Your policy, and your organizational culture, will drive how you operationalize this, but again, I don’t think you have to have all the details such as which structured, machine readable format you’ll use to deliver the data, what channel you’ll use, or how fast you’ll do it, ironed out just yet.

If regulators come calling, having policies and operational procedures written down, even if they’re not perfect, at least leads to a conversation where you can ask them for help as how to buttress your existing efforts. That’s a much better conversation than the one that starts out with, “You haven’t done anything. This is really bad.” 

4. Learn from your peers 

Whatever industry you’re in, there are probably interest groups, trade publications and conferences that are trying to educate their constituents on the GDPR in general, and how it specifically applies to their industry. Find those venues for your industry. See what your peers are doing, and what resources they’re finding helpful. 

5. Follow the conversation and learn a little bit at a time 

Create a Google alert, bookmark articles, and set aside a little time each week to familiarize yourself with different aspects of the regulation, enforcement developments and even just the vocabulary. For example, what does it mean to be a data processor vs. a data collector? There’s an overwhelming amount of information, more than most of us need to know. I think a good goal is to build enough knowledge to be conversational and have a general sense of how this is unfolding so you’re not blindsided.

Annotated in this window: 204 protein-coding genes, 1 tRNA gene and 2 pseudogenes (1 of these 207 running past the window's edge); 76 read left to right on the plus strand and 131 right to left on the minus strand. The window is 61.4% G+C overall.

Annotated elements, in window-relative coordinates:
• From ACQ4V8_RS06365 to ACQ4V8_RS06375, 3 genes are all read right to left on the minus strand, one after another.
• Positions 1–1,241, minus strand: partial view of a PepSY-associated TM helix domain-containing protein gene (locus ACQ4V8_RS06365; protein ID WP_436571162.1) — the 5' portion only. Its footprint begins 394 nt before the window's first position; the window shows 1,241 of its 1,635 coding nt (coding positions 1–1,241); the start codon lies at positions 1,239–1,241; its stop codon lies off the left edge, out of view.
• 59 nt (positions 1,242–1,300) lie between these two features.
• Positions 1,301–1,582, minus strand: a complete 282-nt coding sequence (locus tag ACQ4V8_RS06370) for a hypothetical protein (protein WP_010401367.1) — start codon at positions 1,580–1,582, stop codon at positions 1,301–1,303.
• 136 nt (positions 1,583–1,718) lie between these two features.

Data privacy is a key issue of the 21st century, and there is no doubt that the GDPR is a landmark regulation, but just as with Y2K, the sun will come up in the morning on May 26 and not much will have changed. It’s going to be a long time before we know how all this will play out, and there’s no GDPR certification, or Six Sigma process you can follow to help you get it right. If I were a betting man I’d bet on it taking a fair amount of time for things to work their way through the bureaucracy and precedents to be set. Enforcement resources are not unlimited, so it would make sense for regulators to focus on the big players as a way to set those precedents, and then the rest of us can follow suit. 

Every company has to make an investment in GDPR compliance now, and it’s likely more investment will be required down the road when we have more clarity. It’s a worthwhile effort, because customer data privacy is something no organization can afford to ignore, and that is really what you should focus on as your North Star. Customers love the personalized experience that data makes possible, and they also want to know that you’re keeping their data secure. If you’re already working to achieve that balance, you’re moving in the right direction. If you can crack the code on providing a delightful customer experience, while also keeping the data safe and letting customers know they can trust you, the “D” in GDPR could stand for “Differentiator.” 

Jeff Sakasegawa, Trust and Safety Architect at Sift Science 

Image Credit: Docstockmedia / Shutterstock

Jeff Sakasegawa
Jeff Sakasegawa, Trust and Safety Architect at Sift Science where he ensures that online purchases are safe and sound from all vectors of abuse.